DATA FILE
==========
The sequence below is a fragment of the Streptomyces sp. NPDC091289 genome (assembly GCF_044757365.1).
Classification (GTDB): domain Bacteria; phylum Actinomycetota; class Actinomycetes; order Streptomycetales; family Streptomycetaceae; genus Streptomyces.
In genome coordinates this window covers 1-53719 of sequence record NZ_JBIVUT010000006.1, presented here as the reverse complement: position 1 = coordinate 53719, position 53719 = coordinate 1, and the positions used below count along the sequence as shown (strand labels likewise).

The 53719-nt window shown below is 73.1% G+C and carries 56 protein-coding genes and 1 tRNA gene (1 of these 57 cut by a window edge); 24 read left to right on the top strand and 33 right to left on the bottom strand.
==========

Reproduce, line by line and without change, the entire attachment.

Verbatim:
The sequence below is a fragment of the Streptomyces sp. NPDC091289 genome (assembly GCF_044757365.1).
Classification (GTDB): domain Bacteria; phylum Actinomycetota; class Actinomycetes; order Streptomycetales; family Streptomycetaceae; genus Streptomyces.
In genome coordinates this window covers 1-53719 of sequence record NZ_JBIVUT010000006.1, presented here as the reverse complement: position 1 = coordinate 53719, position 53719 = coordinate 1, and the positions used below count along the sequence as shown (strand labels likewise).

The 53719-nt window shown below is 73.1% G+C and carries 56 protein-coding genes and 1 tRNA gene (1 of these 57 cut by a window edge); 24 read left to right on the top strand and 33 right to left on the bottom strand.